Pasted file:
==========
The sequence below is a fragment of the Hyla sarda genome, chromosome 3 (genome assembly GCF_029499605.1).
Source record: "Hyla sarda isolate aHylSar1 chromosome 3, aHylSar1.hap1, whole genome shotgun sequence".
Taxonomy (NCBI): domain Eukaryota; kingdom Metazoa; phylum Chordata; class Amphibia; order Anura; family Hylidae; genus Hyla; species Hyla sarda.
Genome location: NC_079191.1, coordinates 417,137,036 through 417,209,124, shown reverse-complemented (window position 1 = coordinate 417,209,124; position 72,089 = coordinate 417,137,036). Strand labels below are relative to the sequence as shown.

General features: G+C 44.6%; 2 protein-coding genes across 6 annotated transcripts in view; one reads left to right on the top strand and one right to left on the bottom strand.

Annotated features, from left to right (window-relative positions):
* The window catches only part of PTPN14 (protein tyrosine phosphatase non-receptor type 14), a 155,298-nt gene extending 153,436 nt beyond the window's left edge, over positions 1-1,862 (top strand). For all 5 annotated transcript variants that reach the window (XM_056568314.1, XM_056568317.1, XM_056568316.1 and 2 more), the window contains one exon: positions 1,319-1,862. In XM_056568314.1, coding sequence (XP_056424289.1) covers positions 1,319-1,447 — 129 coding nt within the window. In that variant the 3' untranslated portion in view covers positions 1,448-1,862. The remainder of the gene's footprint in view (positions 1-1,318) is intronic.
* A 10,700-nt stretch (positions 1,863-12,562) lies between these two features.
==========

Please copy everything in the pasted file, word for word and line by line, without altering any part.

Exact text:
The sequence below is a fragment of the Hyla sarda genome, chromosome 3 (genome assembly GCF_029499605.1).
Source record: "Hyla sarda isolate aHylSar1 chromosome 3, aHylSar1.hap1, whole genome shotgun sequence".
Taxonomy (NCBI): domain Eukaryota; kingdom Metazoa; phylum Chordata; class Amphibia; order Anura; family Hylidae; genus Hyla; species Hyla sarda.
Genome location: NC_079191.1, coordinates 417,137,036 through 417,209,124, shown reverse-complemented (window position 1 = coordinate 417,209,124; position 72,089 = coordinate 417,137,036). Strand labels below are relative to the sequence as shown.

General features: G+C 44.6%; 2 protein-coding genes across 6 annotated transcripts in view; one reads left to right on the top strand and one right to left on the bottom strand.

Annotated features, from left to right (window-relative positions):
* The window catches only part of PTPN14 (protein tyrosine phosphatase non-receptor type 14), a 155,298-nt gene extending 153,436 nt beyond the window's left edge, over positions 1-1,862 (top strand). For all 5 annotated transcript variants that reach the window (XM_056568314.1, XM_056568317.1, XM_056568316.1 and 2 more), the window contains one exon: positions 1,319-1,862. In XM_056568314.1, coding sequence (XP_056424289.1) covers positions 1,319-1,447 — 129 coding nt within the window. In that variant the 3' untranslated portion in view covers positions 1,448-1,862. The remainder of the gene's footprint in view (positions 1-1,318) is intronic.
* A 10,700-nt stretch (positions 1,863-12,562) lies between these two features.